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About Alxeu

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    Political Hack
  • Birthday July 28

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  1. There's an interesting CGP Grey video on this topic. He actually notes that many tribal reservations prefer the term American Indian (or just Indian), as opposed to Native American. This is because many tribes feel that Native American is overinclusive and binds together all indigenous groups of North and South America, whereas American Indian/Indian is more directly appropriate for tribes residing within the lands of the United States.
  2. A two-round popular vote election like in France for the Presidency. Proportional allocation of House of Representatives seats. Expanding the size of the House/uncapping it, altogether.
  3. I'm not entirely convinced that Puerto Rico would be a 100% Democratic pickup. The leading pro-statehood party has elected members that caucus with both the Republicans and the Democrats. Since I'm also not entirely convinced local Puerto Rican parties would be subsumed into mainstream US political parties for some time, I think it's rather likely that Puerto Rico will end up getting closer to 50/50 in Congress, potentially, depending on where the PNP (New Progressive Party) candidates end up falling in the political spectrum, and whether they would lose anywhere to the opposition parties, there. I think a re-branding of the message for Puerto Rican statehood like that, as a new possible swing-state, might increase the odds that it gains statehood in the near future, significantly. I'm, of course, in favor of Puerto Rican statehood if they want it, and believe in a D.C. solution where they at least get a voting seat in the House of Representatives, if nothing else (Out of all the options presented, however, I'd prefer they receive statehood).
  4. The Election of 1924: During Hughes' first term, America was an optimistic nation: the economy was booming, the world was returning to peace (though America had never joined the Great War), and with the passage of an amendment limiting Presidential terms to two, Hughes ran for his second and final term. The Democrats offered a token rematch, with few Democrats wishing to challenge the popular President, and Hughes won easily in a landslide. The Election of 1928: Unsurprisingly, with the economy still strong, and Hughes still immensely popular as he left office, Secretary of Commerce Herbert Hoover easily beat out the controversial Democratic nominee Governor Al Smith. However, his first term would be interrupted by the beginning of the Great Depression, and it seemed likely he would lose reelection in 1932. The Election of 1932: Against all odds, Herbert Hoover would achieve reelection in 1932, owing to two major turns of fortune: the first being the defeat of the popular Franklin D. Roosevelt at the Democratic convention, losing to former Secretary of War Newton D. Baker, and the second being Roosevelt's own effective sabotage of Bake's candidacy following the "Third Corrupt Bargain." The resulting Democratic infighting, and the depression in turnout amongst Democratic voters caused by Roosevelt's defeat at convention, despite having the most support, meant that Hoover narrowly won the popular vote, and carried the election. The Election of 1936: The failure of the Hoover Administration to even attempt to address the Great Depression, meant that, even though the economy was slowly recovering, many Americans were determined to not vote for the Republicans in the next election. As a result, the Democratic nominee, Senator Cordell Hull, would easily beat out Governor Alf Landon to become President, and he would soon implement many policies that were part of Roosevelt's promised New Deal four years prior, restoring faith in the government even as peace abroad seemed to be ending. The Election of 1940: The Republicans, in an attempt to challenge the popular President, nominated a Democrat opposed to the New Deal in an attempt to rally against the government's expansion, Wendell Wilkie. However, President Hull instead focused on the war abroad, arguing that Americans should "Not Change Ships Mid-Stream." Americans, convinced by this argument reelected Hull in a landslide.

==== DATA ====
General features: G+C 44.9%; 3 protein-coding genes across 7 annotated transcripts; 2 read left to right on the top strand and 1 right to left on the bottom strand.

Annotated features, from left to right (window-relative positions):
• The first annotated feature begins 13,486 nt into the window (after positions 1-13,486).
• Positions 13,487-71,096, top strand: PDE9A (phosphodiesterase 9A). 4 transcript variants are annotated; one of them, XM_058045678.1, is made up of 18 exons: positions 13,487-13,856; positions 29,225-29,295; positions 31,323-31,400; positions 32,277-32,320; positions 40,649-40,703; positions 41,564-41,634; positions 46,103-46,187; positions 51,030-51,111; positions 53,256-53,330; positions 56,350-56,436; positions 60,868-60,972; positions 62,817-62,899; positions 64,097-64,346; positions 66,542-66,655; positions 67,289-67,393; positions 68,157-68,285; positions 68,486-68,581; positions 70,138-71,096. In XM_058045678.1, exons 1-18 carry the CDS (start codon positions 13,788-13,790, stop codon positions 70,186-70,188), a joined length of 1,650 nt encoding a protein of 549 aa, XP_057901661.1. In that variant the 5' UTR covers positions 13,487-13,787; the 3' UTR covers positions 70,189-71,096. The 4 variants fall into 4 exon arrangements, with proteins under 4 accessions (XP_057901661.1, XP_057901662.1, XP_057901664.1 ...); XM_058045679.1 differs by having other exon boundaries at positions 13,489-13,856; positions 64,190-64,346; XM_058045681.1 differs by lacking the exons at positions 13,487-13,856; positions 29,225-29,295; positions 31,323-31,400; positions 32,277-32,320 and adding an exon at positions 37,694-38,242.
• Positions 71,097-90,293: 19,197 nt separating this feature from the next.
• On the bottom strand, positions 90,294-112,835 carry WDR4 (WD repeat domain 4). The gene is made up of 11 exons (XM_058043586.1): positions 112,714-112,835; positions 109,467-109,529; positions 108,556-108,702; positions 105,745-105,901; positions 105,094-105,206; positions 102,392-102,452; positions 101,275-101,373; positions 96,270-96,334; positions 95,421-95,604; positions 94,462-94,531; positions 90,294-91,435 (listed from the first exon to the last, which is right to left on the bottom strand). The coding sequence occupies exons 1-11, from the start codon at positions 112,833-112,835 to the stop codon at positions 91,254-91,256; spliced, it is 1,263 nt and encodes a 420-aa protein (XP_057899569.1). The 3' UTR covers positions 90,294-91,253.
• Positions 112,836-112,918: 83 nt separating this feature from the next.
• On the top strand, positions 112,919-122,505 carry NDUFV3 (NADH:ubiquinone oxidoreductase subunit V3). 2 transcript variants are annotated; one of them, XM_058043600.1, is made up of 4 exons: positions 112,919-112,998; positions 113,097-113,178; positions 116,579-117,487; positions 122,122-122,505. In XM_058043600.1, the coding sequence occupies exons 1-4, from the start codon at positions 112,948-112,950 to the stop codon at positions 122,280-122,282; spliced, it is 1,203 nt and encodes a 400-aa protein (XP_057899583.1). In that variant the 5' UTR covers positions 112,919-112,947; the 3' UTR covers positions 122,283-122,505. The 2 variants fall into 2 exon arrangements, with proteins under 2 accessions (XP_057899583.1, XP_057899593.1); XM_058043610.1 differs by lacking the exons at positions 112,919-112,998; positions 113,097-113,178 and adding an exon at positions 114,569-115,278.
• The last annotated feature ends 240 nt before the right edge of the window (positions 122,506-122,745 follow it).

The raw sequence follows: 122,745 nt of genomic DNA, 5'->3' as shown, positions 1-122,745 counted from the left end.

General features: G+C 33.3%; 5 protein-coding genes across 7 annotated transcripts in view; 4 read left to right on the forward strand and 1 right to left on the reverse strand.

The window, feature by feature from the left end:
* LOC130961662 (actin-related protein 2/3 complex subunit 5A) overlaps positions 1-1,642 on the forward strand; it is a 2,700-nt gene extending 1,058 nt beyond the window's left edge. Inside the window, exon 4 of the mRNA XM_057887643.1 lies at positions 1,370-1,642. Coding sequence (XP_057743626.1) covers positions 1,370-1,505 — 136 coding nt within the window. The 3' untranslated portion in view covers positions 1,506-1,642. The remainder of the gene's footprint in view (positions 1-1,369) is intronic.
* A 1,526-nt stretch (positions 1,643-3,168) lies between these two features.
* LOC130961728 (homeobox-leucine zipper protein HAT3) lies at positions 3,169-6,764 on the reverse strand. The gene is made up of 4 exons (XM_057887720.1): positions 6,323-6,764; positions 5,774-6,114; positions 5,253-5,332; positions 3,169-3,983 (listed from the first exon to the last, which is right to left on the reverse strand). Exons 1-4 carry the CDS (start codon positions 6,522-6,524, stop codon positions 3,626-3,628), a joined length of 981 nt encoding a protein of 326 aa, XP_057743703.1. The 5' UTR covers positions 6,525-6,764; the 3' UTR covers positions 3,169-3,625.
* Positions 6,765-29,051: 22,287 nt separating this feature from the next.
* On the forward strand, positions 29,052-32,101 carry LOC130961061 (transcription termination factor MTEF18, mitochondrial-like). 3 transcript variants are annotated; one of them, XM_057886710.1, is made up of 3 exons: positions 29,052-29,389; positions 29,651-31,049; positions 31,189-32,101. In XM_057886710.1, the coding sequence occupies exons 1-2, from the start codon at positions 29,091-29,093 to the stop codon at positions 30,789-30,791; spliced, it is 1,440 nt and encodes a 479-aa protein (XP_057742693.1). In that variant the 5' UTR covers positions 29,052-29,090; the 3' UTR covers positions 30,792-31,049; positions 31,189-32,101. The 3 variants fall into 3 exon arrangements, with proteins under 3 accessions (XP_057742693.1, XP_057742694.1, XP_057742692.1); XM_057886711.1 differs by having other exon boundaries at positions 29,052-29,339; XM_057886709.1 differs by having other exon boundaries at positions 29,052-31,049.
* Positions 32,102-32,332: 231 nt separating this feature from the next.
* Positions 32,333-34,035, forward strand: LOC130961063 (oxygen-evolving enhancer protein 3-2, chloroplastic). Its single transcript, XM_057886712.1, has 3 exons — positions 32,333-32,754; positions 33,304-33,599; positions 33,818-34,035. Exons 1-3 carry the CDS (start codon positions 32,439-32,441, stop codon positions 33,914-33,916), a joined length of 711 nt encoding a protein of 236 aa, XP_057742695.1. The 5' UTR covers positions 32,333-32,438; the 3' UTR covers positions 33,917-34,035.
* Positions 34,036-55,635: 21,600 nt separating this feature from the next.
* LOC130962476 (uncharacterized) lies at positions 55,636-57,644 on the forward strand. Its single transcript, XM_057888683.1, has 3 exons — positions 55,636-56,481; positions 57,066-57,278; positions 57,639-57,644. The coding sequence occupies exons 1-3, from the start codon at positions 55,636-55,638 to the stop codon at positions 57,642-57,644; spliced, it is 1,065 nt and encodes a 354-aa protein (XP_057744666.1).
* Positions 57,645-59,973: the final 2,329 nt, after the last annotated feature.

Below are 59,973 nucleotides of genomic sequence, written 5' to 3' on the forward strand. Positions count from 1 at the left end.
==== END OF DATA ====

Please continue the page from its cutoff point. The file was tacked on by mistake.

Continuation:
5. The Election of 1904: Roosevelt proved to be immensely popular throughout the rest of McKinley's term, and when he decided to run for a term of his own, it seemed likely he would easily beat whomever the Democrats nominated for President. Bryan, perhaps sensing this, opted not to run, and instead backed the candidacy of Francis Cockrell, who, surprising all, would emerge as the nominee of the Democratic Party. While President Roosevelt touted his presidency to prove he was a capable commander-in-chief, Republican agents brought up the fact that this was the second ex-Confederate general the Democrats had nominated. Democrats nationwide were demotivated by Cockrell's nomination, and moderates and progressives flocked to Roosevelt's banner. The result was a crushing defeat for Cockrell, who depressed Democratic support so much that the party only managed to win in Alabama. The Election of 1908: Following the Election of 1904, it became clear that a miracle would be needed to save the Democrats from disappearing and melding into the Republican/Progressive parties. Thus entered William Jennings Bryan, in his second attempt at the Presidency. Challenging Secretary of War William Howard Taft, Bryan called for even more progressive measures than Roosevelt had supported. The results were outstanding. Whether perhaps due to Roosevelt's own desire to not use his personal popularity to boost Taft, Taft's own lack of charisma in regards to the American public, or even Republican campaign agents tying the Democratic Party to the Confederacy one too many times, Bryan ended up winning every single state in the Union. Taft, embarrassed by the defeat, retired from politics immediately, while the Republican Party as a whole saw immense internal dissent following the complete change of fortunes from the previous election - the party had lost about 52% of the vote since the last election. The Election of 1912: After just four years in office, President Bryan had surged to unprecedented heights in popularity, and it showed: not even the popular ex-President Theodore Roosevelt managed to win a single state against him, and now, just like how it seemed the Democratic Party would cease to exist 8 years earlier, so too now was the idea considered regarding the Republican Party... The Election of 1916: Surprising many, in 1916, Bryan sought a 3rd term, stating that the other major Democrats within the party were not committed enough to keeping America out of the Great War, and thus, to ensure America's continued neutrality, he would run for a 3rd term to see the war through to its conclusion, without American involvement. The Republicans ran the popular former governor of New York, Charles Evans Hughes, a committed Progressive who also supported American neutrality. Despite Bryan's breaking precedent, he was still largely popular, and easily won against Hughes, though his failure to win all 48 states indicated to the Republicans that the party was not yet lost. The Election of 1920: With Bryan feeling out a possible 4th term, Republicans united around Charles Evans Hughes a second time, proclaiming that since he had wounded Bryan's invincibility, maybe he could pull out a victory for the Republicans against the populist. However, it would be the Democratic Party that shattered Bryan's perceived invincibility, rebelling at the convention, and nominating Governor James M. Cox, instead. This internal divide in the Democrats, along with Hughes' popularity and a promise of a "Return to Normalcy" won the Republicans the day.